More patients are losing their doctors – and their trust in the primary care system
First, her favorite doctor in Providence, R.I. retired. Then her other doctor, at a health center a few miles away, left the practice. Now, Piedad Fred has developed a new chronic condition: distrust in the American medical system.
"I don't know,'' she said, eyes filling up. "To go to a doctor that doesn't know who you are? That doesn't know what allergies you have, the medicines that make you feel bad? It's difficult...I know that I feel cheated, sad, and like I have my hands tied.''
At 71, she has never been vaccinated against COVID-19. She no longer gets an annual flu shot. And she hasn't even considered whether to be vaccinated against the respiratory syncytial virus, or RSV, even though her age and asthma put her at higher risk of severe infection.
"It's not that I don't believe in vaccines,'' Fred, a Colombian immigrant, said in Spanish, at her home one morning last fall. "It's just that I don't have faith in doctors.''
The loss of a trusted doctor is never easy. But it's an experience that is increasingly common.
The stress of the pandemic drove a lot of health care workers to retire or quit. Now, a nationwide shortage of doctors and other professionals who provide primary care is making it hard to find replacements. And as patients are shuffled from one provider to the next, it's eroding their trust in the health system.
The American Medical Association's president, Dr. Jesse M. Ehrenfeld recently called the physician shortage a "public health crisis."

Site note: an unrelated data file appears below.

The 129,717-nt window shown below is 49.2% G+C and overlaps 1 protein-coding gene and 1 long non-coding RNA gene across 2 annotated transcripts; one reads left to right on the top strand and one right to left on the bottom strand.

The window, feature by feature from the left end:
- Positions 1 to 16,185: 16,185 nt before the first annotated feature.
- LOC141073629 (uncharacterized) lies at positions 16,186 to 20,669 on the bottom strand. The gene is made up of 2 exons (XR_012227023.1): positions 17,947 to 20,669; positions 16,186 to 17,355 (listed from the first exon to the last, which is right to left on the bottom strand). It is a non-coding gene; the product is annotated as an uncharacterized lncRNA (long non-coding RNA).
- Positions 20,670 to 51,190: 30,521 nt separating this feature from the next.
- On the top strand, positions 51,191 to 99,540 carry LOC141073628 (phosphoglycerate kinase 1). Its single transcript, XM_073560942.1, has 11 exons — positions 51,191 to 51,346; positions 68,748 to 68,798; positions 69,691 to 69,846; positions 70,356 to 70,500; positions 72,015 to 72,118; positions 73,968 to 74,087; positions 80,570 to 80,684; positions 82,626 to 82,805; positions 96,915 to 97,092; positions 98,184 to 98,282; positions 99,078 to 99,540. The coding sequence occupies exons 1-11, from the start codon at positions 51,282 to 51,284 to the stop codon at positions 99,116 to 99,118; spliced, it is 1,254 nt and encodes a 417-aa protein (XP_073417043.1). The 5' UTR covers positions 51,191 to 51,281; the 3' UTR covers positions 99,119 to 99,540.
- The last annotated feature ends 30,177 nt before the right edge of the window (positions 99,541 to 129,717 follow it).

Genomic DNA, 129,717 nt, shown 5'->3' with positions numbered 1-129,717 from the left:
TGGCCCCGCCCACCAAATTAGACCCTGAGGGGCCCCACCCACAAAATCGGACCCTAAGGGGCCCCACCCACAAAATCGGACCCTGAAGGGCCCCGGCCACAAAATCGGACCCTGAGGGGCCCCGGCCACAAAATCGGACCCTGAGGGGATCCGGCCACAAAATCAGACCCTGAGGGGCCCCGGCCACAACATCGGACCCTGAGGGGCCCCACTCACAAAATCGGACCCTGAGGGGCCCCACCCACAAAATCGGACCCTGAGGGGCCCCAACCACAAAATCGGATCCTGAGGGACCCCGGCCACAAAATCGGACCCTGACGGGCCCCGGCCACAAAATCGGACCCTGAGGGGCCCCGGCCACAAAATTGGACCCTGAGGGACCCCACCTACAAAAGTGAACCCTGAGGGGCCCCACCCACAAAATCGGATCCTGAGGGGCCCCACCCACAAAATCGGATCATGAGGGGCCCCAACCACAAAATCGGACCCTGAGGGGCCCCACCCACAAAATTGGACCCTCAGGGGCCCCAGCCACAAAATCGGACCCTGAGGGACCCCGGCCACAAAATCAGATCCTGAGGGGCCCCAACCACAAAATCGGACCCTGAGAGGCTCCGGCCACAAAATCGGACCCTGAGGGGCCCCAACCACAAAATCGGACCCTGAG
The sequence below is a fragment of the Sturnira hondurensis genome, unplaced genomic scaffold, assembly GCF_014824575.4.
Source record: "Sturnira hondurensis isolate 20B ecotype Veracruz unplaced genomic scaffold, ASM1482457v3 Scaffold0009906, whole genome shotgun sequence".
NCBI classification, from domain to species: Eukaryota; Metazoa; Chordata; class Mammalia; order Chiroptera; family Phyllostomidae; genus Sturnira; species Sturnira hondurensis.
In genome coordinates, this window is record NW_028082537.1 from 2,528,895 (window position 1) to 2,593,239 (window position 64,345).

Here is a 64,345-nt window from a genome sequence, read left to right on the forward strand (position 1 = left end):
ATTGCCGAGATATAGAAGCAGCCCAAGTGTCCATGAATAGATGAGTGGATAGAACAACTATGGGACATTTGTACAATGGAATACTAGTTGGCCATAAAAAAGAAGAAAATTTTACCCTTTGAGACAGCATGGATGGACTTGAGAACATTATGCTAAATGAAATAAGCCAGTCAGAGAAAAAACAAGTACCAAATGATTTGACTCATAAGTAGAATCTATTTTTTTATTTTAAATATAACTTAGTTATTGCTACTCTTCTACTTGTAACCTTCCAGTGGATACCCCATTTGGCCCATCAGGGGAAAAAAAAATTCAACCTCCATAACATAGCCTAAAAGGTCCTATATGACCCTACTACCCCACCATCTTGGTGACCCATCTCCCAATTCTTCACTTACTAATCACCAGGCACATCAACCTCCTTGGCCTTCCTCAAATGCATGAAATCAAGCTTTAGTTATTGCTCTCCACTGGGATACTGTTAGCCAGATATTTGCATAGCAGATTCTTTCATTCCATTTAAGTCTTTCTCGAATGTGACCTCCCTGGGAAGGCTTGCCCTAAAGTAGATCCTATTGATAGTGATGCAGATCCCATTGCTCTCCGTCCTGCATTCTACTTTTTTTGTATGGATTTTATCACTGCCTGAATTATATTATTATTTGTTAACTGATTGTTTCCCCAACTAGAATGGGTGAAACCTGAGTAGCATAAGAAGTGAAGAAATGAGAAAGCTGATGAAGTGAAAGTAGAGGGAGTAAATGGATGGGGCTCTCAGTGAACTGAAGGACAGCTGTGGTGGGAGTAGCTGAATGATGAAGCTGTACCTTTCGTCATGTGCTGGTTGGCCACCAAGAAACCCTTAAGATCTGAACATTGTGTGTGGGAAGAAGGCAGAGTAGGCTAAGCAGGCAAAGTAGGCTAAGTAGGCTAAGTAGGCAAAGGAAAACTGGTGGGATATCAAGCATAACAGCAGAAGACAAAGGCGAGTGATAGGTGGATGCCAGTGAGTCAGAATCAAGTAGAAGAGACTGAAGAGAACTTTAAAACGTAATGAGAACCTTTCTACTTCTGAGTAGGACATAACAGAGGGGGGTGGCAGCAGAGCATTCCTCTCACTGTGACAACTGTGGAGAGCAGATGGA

"It's an urgent crisis, hitting every corner of this country – urban and rural,'' Ehrenfeld told reporters at a press conference in October, "with the most direct impact hitting families with high needs and limited means.''
In Fred's home state of Rhode Island, the percentage of residents without a regular source of routine health care increased from 2021 to 2022, though Rhode Islanders still do better than most of the country.
Hispanic residents and those with less than a high school education are less likely to have a source of routine health care, according to the nonprofit Rhode Island Foundation.
Workforce shortages stir labor unrest
The community health centers known as federally qualified health centers (FQHCs) are the medical safety net of last resort, serving the uninsured, the underinsured and other vulnerable people.
There are more than 1,400 community health centers nationwide, and 67% of them lost between 5% and 25% of their workforce during a six-month period in 2022, according to a report by the National Association of Community Health Centers.
Another 15% of FQHCs reported workforce attrition rates of 25% to 50%. And it's not just doctors: the most severe shortage, the survey found, was among nurses.
In a domino effect, the shortage of such clinicians has placed additional burdens on support staffers such as medical assistants and other unlicensed workers.
Their extra tasks include "sterilizing equipment, keeping more logs, keeping more paperwork, working with larger patient loads,'' said Jesse Martin, executive vice president of the Service Employees International Union 1199 New England.
"When you add that work to the same eight hours worth of a day's work you can't get everything done," Martin added.
Last October, scores of SEIU members who work at Providence Community Health Centers, Rhode Island's largest FQHC, held an informational picket outside the clinics, demanding improvements in staffing, work schedules and wages.
A spokesman for PCHC, Brett Davey, declined to comment.
This staff discontent has rippled through community health care centers across the country.
In Chicago, workers at three health clinics held a two-day strike in November, demanding higher pay, benefits and a smaller workload.
At Unity Health Care, the largest federally qualified health center in D.C., doctors and other medical providers voted to unionize just before Thanksgiving, saying that they are being forced to prioritize patient volume over quality of care, leading to burnout and turnover.